Problem: Too many attendees, and unnecessary attendees. Often, a blanket invitation to everyone in the department or might be involved are invited to attend the meeting. Sometimes, invitations are sent because the meeting organizer doesn’t want to hurt the feelings of someone who is not invited. Solution:Limit the number of attendees.Less is more. Really. When there are too many people — or the wrong people — you’re going to end up with off-target tangents and input that doesn’t solve your issues. Plus, when people can’t get a word in edgewise, they tend to tune out. In fact, meetings are most effective when they include just five people. According to studies, a meeting of more than 20 is effectively useless. Consider borrowing Amazon CEO Jeff Bezos’ Two Pizza Rule: Make the attendee list small enough that two pizzas adequately feeds the group. Not only does this keep meetings productive, but it also guards against groupthink. Another great rule of thumb is the Rule of 7, which is the ideal number for group tasks, including meetings. For every person over that magic number, the likelihood of making an executable decision goes down by 10 percent. That means that once you hit 16 or 17 people in the room, decision effectiveness is just about zero. So, figure out who needs to be there and only invite them. The others can be sent meeting notes if they really want to know what’s going on.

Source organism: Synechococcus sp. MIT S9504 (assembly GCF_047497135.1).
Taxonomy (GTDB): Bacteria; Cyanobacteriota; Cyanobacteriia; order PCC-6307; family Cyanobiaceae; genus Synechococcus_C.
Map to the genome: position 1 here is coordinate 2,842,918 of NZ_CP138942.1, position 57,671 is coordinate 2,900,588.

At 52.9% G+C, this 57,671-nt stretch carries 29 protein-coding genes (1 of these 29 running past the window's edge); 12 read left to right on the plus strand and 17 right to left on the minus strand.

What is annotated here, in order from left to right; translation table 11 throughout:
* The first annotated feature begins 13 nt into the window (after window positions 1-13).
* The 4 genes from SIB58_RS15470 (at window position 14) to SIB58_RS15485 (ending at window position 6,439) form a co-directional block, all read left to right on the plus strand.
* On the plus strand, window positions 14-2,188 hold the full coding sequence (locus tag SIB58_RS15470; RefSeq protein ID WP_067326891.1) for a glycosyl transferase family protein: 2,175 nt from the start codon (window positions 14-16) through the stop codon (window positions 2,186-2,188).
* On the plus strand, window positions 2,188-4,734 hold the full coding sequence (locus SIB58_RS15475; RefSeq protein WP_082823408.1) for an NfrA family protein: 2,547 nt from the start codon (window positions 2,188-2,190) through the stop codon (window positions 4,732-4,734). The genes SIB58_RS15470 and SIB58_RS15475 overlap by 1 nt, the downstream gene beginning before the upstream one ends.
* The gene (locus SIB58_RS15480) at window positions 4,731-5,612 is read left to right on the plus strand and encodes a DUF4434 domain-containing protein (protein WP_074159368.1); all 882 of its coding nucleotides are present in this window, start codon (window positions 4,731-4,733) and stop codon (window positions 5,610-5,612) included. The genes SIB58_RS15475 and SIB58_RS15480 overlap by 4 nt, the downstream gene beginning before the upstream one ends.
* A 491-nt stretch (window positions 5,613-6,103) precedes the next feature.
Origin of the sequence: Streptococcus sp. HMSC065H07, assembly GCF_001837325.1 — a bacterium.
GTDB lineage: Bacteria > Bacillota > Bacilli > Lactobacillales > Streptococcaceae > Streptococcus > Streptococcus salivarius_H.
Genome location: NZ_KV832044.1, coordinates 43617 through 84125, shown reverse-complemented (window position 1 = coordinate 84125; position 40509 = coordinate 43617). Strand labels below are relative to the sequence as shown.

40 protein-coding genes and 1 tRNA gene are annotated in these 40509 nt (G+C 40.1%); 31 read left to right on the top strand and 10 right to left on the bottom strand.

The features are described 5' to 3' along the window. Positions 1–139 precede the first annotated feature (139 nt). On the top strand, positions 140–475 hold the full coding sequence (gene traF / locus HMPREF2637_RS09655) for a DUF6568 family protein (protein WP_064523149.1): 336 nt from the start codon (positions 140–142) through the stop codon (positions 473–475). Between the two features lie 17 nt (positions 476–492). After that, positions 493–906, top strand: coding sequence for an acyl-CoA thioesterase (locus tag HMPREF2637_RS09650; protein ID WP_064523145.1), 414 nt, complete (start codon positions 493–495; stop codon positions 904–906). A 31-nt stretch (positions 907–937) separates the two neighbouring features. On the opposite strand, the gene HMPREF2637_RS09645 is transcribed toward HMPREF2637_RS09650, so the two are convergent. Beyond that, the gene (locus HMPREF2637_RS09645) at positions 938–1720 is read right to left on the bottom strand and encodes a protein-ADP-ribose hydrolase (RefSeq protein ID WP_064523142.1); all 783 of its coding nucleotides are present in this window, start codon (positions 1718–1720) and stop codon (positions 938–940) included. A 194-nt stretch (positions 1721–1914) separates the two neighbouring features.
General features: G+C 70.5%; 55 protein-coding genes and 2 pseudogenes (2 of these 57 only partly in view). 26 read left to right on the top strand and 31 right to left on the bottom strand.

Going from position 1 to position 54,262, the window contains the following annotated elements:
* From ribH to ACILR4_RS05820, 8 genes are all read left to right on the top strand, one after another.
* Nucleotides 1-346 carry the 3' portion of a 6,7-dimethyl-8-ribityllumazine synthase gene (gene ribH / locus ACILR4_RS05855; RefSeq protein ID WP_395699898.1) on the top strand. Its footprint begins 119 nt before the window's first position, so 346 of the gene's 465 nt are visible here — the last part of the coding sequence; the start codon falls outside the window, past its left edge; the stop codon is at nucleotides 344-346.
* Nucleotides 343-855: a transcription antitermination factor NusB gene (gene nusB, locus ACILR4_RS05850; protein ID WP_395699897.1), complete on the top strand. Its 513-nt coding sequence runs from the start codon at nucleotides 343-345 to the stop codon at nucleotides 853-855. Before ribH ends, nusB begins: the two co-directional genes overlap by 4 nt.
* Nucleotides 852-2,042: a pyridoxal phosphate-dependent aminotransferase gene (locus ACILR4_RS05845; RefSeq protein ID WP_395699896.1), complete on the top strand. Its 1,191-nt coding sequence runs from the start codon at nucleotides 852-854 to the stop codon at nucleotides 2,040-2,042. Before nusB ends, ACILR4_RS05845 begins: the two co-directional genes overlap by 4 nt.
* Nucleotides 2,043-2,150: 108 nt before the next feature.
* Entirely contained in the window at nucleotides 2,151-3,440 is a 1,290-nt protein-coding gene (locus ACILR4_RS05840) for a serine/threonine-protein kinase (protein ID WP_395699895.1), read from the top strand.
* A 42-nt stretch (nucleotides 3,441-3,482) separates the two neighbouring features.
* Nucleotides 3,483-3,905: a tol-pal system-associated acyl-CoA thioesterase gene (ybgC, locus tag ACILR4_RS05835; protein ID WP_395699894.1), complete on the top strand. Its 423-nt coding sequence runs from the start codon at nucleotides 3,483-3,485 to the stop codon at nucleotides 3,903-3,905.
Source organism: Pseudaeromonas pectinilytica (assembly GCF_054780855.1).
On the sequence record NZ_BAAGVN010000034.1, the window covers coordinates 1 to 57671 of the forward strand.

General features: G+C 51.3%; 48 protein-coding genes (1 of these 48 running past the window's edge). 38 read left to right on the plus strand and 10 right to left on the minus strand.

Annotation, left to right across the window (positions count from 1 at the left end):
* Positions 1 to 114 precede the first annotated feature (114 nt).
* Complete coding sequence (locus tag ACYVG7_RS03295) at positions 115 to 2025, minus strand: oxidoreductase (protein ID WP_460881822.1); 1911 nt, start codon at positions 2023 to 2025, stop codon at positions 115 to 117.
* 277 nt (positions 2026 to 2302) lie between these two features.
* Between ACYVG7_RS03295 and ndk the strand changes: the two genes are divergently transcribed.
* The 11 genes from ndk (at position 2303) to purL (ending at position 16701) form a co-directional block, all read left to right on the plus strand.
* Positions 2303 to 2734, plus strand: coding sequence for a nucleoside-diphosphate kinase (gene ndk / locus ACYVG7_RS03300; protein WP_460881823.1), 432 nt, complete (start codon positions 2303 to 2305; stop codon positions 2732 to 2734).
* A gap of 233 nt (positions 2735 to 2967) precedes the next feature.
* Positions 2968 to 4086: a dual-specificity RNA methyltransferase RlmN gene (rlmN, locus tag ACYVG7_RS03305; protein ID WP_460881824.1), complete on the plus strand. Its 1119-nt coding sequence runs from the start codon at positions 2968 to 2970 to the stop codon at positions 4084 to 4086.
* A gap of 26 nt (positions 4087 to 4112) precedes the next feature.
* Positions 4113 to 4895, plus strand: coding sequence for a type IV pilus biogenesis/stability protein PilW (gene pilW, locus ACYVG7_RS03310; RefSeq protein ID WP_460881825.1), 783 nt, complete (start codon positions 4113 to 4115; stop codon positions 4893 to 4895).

Problem: Meetings are too long.One of the biggest gripes from meeting attendees is that meetings are too long–sometimes several hours– which they complain actually detracts from their productivity and ability to do their own work. Solution:Limit the length of the meeting to one hour, or less. And end the meeting on time, even if the agenda is not completed.Consider having walking meetings rather than sitting down. Walking meetings can be a benefit for participants’ health and may also reduced the time needed. A related problem is the agenda has been covered and decisions have been made, yet you still have 20 minutes allocated to the meeting and you decide to deal with new or other items. Should you introduce a new topic or revisit something you’ve already adequately covered? There’s an adage that describes why you feel like you have to use up the whole hour: Work will expand to fit the time available, otherwise known as Parkinson’s Law. But you can — and should — break this law when the agenda items have been adequately covered.